Jonathan Rosenthal.

Jonathan Rosenthal. Photo by Ringo Chiu.

West Los Angeles-based Warehouse Exchange has struck a deal with a group of logistics companies to extend its “airbnb”-like warehouse rental platform nationally and internationally.

Warehouse Exchange’s three-month-old digital marketplace connects landlords or tenants that have unused warehouse space with businesses that need to store products or cargo for short periods of time.

The company’s new partner, Anaheim-based Associated Warehouses Inc., is a network of logistics services providers that together operate more than 500 shared and contracted warehousing facilities – at least 110 million square feet – across the U.S., Canada, Mexico and Europe, according to Mark Richards, vice president of AWI.

Warehouse Exchange had 20 facilities listed on its platform, for a total of around 450,000 square feet of available space across the West Coast and the Mid-West markets, prior to the link with AWI.

The deal represents a quantum leap for Warehouse Exchange in terms of the potential inventory of businesses that have extra space, said Jonathan Rosenthal, the founder of the startup, who also is co-managing partner of Sawtelle investment firm Saybrook Corporate Opportunity Funds.

“This was a natural partnership for us,” Rosenthal said. “We’re expanding our platform rapidly and are already getting inquiries from other warehouse and logistics consortiums that would like to be a part of this.”

AWI gets a new service to add to its menu.

“We provide a one-stop shop for our clients who are looking for third-party logistics,” Richards explained. “We see what Warehouse Exchange is offering and it’s another way for people to get connected with the companies in our consortium.”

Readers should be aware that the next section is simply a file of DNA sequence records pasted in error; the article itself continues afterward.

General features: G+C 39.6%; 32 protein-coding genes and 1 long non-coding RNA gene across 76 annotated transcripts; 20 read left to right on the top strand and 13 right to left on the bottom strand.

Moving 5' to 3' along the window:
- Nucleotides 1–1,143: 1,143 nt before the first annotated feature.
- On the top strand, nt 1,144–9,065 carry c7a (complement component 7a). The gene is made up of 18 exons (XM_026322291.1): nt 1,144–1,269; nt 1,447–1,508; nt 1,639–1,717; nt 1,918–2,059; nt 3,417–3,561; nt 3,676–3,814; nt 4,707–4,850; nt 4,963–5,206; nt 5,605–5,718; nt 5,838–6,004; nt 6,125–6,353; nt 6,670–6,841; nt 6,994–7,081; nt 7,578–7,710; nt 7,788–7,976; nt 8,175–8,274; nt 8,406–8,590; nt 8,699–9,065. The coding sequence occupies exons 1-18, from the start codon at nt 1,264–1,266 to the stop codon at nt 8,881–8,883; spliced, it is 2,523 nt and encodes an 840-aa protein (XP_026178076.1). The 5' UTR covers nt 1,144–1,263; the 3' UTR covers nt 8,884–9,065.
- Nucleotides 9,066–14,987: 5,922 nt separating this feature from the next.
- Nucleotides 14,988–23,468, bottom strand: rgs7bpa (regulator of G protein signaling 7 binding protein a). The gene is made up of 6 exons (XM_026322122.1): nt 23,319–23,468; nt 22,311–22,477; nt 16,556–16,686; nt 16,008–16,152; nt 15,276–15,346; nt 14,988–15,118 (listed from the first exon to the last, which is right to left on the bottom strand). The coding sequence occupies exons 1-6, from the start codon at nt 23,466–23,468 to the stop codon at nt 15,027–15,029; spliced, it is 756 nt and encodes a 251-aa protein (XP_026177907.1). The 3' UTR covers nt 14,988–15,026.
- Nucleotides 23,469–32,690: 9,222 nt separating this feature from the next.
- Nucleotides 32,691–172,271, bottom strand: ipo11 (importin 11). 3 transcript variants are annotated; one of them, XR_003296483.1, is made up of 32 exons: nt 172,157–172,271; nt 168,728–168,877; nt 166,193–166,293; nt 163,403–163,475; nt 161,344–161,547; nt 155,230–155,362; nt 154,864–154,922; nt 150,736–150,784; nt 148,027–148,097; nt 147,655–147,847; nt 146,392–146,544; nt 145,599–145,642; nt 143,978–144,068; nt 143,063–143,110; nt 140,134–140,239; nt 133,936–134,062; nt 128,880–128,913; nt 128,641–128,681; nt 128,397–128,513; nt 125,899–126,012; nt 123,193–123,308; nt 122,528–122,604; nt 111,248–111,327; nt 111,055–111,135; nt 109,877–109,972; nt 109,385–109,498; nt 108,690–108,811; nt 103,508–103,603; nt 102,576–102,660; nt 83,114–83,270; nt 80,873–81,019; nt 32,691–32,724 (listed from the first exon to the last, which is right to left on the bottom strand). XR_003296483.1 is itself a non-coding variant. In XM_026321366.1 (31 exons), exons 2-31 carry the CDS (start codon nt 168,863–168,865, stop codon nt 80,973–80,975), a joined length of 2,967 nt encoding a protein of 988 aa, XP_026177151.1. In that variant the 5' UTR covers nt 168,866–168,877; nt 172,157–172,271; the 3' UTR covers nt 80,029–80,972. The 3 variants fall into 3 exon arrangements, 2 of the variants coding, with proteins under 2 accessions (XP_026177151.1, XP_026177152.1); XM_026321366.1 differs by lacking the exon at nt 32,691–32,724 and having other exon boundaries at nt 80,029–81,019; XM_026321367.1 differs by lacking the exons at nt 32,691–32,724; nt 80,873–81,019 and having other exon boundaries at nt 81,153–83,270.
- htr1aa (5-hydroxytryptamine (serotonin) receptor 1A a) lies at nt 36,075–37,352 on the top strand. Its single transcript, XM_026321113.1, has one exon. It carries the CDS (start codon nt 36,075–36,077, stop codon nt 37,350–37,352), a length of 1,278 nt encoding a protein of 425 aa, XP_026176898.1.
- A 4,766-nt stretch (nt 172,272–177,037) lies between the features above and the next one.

Warehouse Exchange does not set pricing – it leaves the buyers and the sellers to negotiate their terms. A deal based on finding space for pallets, for example, might range from $6 to $20 per pallet. Warehouse Exchange would take 10 percent of the total value of the deal –5 percent each from the buyer and seller.

The arrangement has already attracted a local customer – AWI member State Logistics of Buena Park.

Capital Appeal

The Port of Los Angeles has launched portoflabonds.org in a bid to draw more private capital to infrastructure projects, port officials said.

The website launched last week, and combines cargo and financial data and other information for would-be bond investors and rating agencies.

Port officials said the long-term goal is to increase and diversify the roster of investors in the port’s bond programs, with an eye on retail investors, local banks and wealth managers.

“This site consolidates investment opportunities, financial data and other resources needed to make informed decisions,” Chief Financial Officer Marla Bleavins said in a statement.

The port currently lists six current projects on the website, including the TraPac container terminal, which recently expanded through a five-year, $510 million port infrastructure improvements program.

TracPac is a subsidiary of Japan-based Mitsui O.S.K. Lines Ltd.

Another project is the Yusen container terminal and Harbor Boulevard roadway projects.

The new online tool was developed by Boston, Mass.-based BondLink, a financial technology company.

“We’re very proud to work with the Port of Los Angeles to increase its disclosure and transparency to the bond market,” said Colin MacNaught, BondLink’s chief executive, in a statement.

Giving Back

The Long Beach Board of Harbor Commissioners recently approved $3 million from its Community Grants Program to fund local health efforts.

The money will go towards helping residents in surrounding neighborhoods with respiratory and cardiopulmonary diseases.

“The port considers itself a part of this community, and we listen to our neighbors,” said Tracy Egoscue, harbor commission vice president, in a statement. “The grants program was created in direct response to the community’s advocacy,” Egoscue added. “We’re honored to help fund these projects to improve community health.”

The port created the program in 2016 to help mitigate the effects of pollution from cargo movement, and is part of the $65 million the port has set aside for community health initiatives.

The recent funding round was the program’s second this year so far. Commissioners in October awarded more than $743,600 to fund nine air filtration projects in Long Beach, Compton and Paramount, bringing this year’s total amount given to community groups to $3.7 million, port officials said.

Staff Reporter Shwanika Narayan can be reached at snarayan@labusinessjournal.com or 323-556-8351.

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